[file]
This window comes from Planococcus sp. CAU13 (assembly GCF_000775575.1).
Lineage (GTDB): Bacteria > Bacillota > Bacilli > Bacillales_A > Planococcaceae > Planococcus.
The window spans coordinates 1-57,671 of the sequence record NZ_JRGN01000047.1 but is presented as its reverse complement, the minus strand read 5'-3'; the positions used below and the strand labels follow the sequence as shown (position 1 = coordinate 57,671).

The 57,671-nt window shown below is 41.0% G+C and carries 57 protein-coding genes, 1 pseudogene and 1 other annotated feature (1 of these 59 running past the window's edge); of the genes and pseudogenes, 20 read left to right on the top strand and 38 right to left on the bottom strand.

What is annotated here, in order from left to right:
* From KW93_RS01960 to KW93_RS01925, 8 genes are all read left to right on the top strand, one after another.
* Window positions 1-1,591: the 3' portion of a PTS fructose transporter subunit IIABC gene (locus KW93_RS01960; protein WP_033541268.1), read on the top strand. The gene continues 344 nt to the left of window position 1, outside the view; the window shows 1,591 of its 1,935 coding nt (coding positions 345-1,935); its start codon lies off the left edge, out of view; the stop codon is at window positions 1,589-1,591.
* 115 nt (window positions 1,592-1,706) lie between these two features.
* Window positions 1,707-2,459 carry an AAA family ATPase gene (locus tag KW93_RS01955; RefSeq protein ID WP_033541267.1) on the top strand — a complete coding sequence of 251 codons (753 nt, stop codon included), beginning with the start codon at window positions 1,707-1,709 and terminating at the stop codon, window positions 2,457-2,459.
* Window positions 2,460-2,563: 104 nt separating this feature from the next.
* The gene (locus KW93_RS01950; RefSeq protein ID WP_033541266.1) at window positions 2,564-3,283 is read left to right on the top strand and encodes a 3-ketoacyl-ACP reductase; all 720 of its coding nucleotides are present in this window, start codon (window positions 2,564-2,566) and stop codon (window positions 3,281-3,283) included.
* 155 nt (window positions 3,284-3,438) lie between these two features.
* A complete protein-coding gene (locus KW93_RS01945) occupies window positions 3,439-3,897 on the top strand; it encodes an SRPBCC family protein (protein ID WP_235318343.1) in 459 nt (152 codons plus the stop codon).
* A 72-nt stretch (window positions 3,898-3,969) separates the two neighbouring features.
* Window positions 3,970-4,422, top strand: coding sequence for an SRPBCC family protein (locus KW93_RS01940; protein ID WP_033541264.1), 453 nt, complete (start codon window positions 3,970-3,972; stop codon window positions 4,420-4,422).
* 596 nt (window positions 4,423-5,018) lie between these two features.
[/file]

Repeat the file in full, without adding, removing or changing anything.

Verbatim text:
This window comes from Planococcus sp. CAU13 (assembly GCF_000775575.1).
Lineage (GTDB): Bacteria > Bacillota > Bacilli > Bacillales_A > Planococcaceae > Planococcus.
The window spans coordinates 1-57,671 of the sequence record NZ_JRGN01000047.1 but is presented as its reverse complement, the minus strand read 5'-3'; the positions used below and the strand labels follow the sequence as shown (position 1 = coordinate 57,671).

The 57,671-nt window shown below is 41.0% G+C and carries 57 protein-coding genes, 1 pseudogene and 1 other annotated feature (1 of these 59 running past the window's edge); of the genes and pseudogenes, 20 read left to right on the top strand and 38 right to left on the bottom strand.

What is annotated here, in order from left to right:
* From KW93_RS01960 to KW93_RS01925, 8 genes are all read left to right on the top strand, one after another.
* Window positions 1-1,591: the 3' portion of a PTS fructose transporter subunit IIABC gene (locus KW93_RS01960; protein WP_033541268.1), read on the top strand. The gene continues 344 nt to the left of window position 1, outside the view; the window shows 1,591 of its 1,935 coding nt (coding positions 345-1,935); its start codon lies off the left edge, out of view; the stop codon is at window positions 1,589-1,591.
* 115 nt (window positions 1,592-1,706) lie between these two features.
* Window positions 1,707-2,459 carry an AAA family ATPase gene (locus tag KW93_RS01955; RefSeq protein ID WP_033541267.1) on the top strand — a complete coding sequence of 251 codons (753 nt, stop codon included), beginning with the start codon at window positions 1,707-1,709 and terminating at the stop codon, window positions 2,457-2,459.
* Window positions 2,460-2,563: 104 nt separating this feature from the next.
* The gene (locus KW93_RS01950; RefSeq protein ID WP_033541266.1) at window positions 2,564-3,283 is read left to right on the top strand and encodes a 3-ketoacyl-ACP reductase; all 720 of its coding nucleotides are present in this window, start codon (window positions 2,564-2,566) and stop codon (window positions 3,281-3,283) included.
* 155 nt (window positions 3,284-3,438) lie between these two features.
* A complete protein-coding gene (locus KW93_RS01945) occupies window positions 3,439-3,897 on the top strand; it encodes an SRPBCC family protein (protein ID WP_235318343.1) in 459 nt (152 codons plus the stop codon).
* A 72-nt stretch (window positions 3,898-3,969) separates the two neighbouring features.
* Window positions 3,970-4,422, top strand: coding sequence for an SRPBCC family protein (locus KW93_RS01940; protein ID WP_033541264.1), 453 nt, complete (start codon window positions 3,970-3,972; stop codon window positions 4,420-4,422).
* 596 nt (window positions 4,423-5,018) lie between these two features.